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Students Stage Last-Ditch Effort to Save Spoonbills

By Kathleen Maclay, Public Affairs
Posted September 29, 1999


Berkeley students are part of an international effort to save the endangered black-faced spoonbills from an industrial project in their migratory home.

It's the anxious home stretch for Berkeley students, who for three years have been fighting to save an endangered bird in Taiwan -- the black-faced spoonbill.

A multi-billion dollar industrial complex is being considered for Taiwan's Tsengen wetlands, the spoonbills' migratory home. Approval of the Bin-nan petrochemical refinery, steel plant and port would move the birds, which now number no more than 650, into an "extinction vortex," said Barbara Butler, a graduate student in landscape architecture.

"We don't think there are very many other places for them to go," she said of the birds, whose protection is being sought by not only Berkeley students, but by numerous conservation groups in the United States and Taiwan.

On Tuesday, Oct. 5, the students -- many of them from the College of Environmental Design -- will display on campus more than 100 life-sized replicas of the spoonbill that they have made by hand. Later, they will ship the models to Taiwan for exhibition. A protest is also being discussed.

Butler said the rare glimpse she got last spring in Taiwan of some 200 of the large, black-and-white birds with spoon-shaped bills "was really inspiring and helps push you forward when you need to, at times like this."

Recently, news surfaced in Taiwan that the industrial complex had won approval. This prompted Spoonbill Voluntary Action Echo, or SAVE, an international Berkeley-based group, to launch a major, last-ditch lobbying and letter-writing campaign to increase international pressure on Taiwan. The group also is assembling an extensive scientific information packet to ship to a Taiwanese environmental review panel. It will detail SAVE's analysis of the project impacts and propose eco-tourism and green industry.

In the United States, SAVE is chaired by Sierra Club founder David Brower, now with the Earth Island Institute; and Nobel Laureate Y.T. Lee, a Berkeley chemistry professor and member of a Taiwanese think tank.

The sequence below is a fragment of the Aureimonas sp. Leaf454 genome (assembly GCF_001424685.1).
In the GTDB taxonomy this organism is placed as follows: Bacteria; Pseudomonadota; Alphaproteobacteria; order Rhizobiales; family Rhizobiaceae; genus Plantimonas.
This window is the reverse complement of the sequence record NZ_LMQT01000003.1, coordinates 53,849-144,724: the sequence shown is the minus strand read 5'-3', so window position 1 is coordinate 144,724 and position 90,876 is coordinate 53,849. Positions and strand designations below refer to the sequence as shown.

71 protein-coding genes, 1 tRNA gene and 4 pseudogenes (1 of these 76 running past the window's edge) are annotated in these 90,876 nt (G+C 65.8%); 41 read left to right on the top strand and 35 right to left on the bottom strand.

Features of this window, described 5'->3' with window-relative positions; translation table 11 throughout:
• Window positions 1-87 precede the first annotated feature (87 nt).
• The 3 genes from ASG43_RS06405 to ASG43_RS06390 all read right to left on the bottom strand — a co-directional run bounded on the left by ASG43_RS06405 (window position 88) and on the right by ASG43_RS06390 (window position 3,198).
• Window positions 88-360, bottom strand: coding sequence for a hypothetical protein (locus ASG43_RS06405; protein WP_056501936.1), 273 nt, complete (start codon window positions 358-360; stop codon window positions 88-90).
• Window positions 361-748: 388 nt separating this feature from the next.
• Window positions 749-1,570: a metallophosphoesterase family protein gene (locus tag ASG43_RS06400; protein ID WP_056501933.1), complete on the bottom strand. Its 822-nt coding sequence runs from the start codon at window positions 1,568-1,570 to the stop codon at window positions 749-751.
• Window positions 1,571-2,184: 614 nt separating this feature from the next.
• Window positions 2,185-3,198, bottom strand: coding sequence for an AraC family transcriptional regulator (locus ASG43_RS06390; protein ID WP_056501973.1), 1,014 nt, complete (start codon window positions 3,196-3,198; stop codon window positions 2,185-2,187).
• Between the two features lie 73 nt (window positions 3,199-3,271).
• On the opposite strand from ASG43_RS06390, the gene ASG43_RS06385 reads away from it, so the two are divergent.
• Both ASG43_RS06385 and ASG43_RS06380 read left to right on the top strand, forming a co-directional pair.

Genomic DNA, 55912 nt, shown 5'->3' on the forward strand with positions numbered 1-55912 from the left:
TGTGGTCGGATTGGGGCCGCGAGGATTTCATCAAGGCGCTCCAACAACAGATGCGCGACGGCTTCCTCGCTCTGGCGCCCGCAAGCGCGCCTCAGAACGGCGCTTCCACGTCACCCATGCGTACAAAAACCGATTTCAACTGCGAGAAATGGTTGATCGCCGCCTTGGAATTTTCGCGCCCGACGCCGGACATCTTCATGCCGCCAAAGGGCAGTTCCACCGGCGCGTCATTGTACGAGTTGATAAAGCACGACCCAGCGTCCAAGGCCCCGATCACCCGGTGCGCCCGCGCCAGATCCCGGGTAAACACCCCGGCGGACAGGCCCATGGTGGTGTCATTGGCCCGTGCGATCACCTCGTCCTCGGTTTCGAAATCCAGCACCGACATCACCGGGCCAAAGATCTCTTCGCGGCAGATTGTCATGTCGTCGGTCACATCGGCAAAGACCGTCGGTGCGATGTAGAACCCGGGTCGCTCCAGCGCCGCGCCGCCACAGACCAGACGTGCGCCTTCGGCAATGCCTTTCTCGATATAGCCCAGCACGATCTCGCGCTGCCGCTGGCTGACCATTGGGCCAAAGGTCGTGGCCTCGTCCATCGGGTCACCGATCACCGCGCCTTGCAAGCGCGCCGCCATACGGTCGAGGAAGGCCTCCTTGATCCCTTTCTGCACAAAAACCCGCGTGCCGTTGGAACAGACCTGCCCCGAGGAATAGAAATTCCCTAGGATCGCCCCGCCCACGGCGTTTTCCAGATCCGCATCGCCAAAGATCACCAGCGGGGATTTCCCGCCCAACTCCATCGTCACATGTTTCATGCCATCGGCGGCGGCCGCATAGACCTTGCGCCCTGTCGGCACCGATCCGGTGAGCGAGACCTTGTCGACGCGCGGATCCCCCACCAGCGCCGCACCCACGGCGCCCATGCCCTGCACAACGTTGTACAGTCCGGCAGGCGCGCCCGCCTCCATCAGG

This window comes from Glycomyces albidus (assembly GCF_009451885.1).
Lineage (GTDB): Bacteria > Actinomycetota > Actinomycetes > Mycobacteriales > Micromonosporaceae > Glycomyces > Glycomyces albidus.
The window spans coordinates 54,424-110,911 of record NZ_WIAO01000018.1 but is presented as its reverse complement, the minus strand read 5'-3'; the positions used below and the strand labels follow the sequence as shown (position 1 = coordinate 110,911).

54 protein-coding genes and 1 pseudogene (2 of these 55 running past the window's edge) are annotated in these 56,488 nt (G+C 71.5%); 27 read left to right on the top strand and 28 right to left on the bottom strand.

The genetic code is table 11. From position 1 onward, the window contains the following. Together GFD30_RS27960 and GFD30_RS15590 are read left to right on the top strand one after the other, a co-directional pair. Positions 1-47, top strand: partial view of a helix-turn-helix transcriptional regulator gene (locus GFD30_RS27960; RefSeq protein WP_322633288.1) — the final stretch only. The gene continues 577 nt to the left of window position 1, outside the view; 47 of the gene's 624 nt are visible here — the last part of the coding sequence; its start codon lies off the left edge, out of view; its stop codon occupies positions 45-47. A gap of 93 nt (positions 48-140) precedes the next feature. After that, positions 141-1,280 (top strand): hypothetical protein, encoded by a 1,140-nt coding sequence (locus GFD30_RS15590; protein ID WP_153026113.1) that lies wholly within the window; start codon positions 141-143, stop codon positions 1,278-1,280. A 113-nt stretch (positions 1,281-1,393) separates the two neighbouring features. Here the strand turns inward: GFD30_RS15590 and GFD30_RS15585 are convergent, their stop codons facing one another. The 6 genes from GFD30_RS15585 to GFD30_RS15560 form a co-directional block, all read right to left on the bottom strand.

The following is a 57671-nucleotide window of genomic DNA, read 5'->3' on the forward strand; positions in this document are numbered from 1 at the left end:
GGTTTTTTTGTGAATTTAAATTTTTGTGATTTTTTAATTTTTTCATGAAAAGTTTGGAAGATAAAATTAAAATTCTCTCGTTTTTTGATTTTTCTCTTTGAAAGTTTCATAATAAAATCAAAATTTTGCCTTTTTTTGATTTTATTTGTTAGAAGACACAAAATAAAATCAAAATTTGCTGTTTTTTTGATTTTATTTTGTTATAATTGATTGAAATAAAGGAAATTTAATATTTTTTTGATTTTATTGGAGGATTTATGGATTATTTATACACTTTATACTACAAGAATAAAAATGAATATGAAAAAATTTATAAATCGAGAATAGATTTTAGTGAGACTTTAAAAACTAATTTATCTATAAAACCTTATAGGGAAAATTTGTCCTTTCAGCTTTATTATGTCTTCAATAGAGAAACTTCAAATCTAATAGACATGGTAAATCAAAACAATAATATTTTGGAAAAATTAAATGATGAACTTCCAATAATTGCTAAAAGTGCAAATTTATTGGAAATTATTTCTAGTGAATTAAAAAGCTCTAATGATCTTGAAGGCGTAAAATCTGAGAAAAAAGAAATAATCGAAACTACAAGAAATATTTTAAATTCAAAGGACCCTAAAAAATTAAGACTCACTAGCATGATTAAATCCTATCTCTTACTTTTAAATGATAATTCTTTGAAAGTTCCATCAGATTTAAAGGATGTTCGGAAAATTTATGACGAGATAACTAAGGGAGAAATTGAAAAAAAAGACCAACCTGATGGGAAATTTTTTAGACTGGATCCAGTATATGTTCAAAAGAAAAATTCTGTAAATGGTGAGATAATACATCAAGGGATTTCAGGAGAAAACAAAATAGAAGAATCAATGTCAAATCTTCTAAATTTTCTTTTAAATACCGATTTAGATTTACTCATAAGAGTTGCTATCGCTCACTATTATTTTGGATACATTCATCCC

Taiwanese officials appear to be negotiating with project developers and show interest in setting up a spoonbill preserve.

"I think we're down to the home stretch," said Randy Hester Jr., professor and former chairman of the Department of Landscape Architecture & Environmental Planning and a key leader in the spoonbill crusade. "It will be an extraordinarily important decision in the history of Taiwan and certainly in the history of this bird."

Hester warned that while officials in Taiwan seem to care about the birds, their idea of a preserve doesn't take into account the spoonbills' foraging habits, which take them far beyond daytime roosting grounds.

The professor works closely with SAVE, teaching Berkeley students about the spoonbill. He also collaborates with other authorities to devise alternatives to the industrial project and with Taiwan University Professor John Liu on preservation efforts.

Hester's students have explored environmental questions related to the proposed industrial complex; Liu's have worked on alternatives to the facility. The students' collective work was examined during a 1997 conference in Taiwan.

A year later, SAVE was created as a result of this international interaction and out of a common concern for the spoonbill.

Berkeley is a natural hub for spoonbill preservation efforts, said Hester, because of its activist history and the relatively large number of Taiwanese or Taiwanese-American students in the College of Environmental Design.

"There are probably more students from Taipei," said Hester, "than from Modesto."

Sheng Lin Chang, a Taiwanese Ph.D. student in the college said she was drawn to SAVE because of her love for her homeland.

"Every year, we pray for more birds to come earlier and stay longer," she said. "The bird itself is beautiful. Everybody loves it."

In Taiwan, said Hester, protests over the proposed industrial complex are likely. The spoonbills' plight is taught in classrooms there, and thousands of families visit viewing platforms to watch the bird. Its image is printed on colorful bus passes sold throughout the country.

Seeing the bird up close, as many SAVE members have -- only fuels resolve to preserve the spoonbill.

"A small flock of spoonbills in flight offers up enough inspiration to last a lifetime," Hester wrote in a letter to "Birding," the magazine of the American Bird Association.

But it's also Berkeley's activist tradition that also explains campus efforts to save the spoonbill.

"Students at Berkeley come here expecting to change the world," said Hester. "The faculty, the staff, every one of us....believe we're going to make the world better. It's sort of the Berkeley spirit."



September 29 - October 5, 1999 (Volume 28, Number 8)
Copyright 1999, The Regents of the University of California.
Produced and maintained by the
Office of Public Affairs at UC Berkeley.
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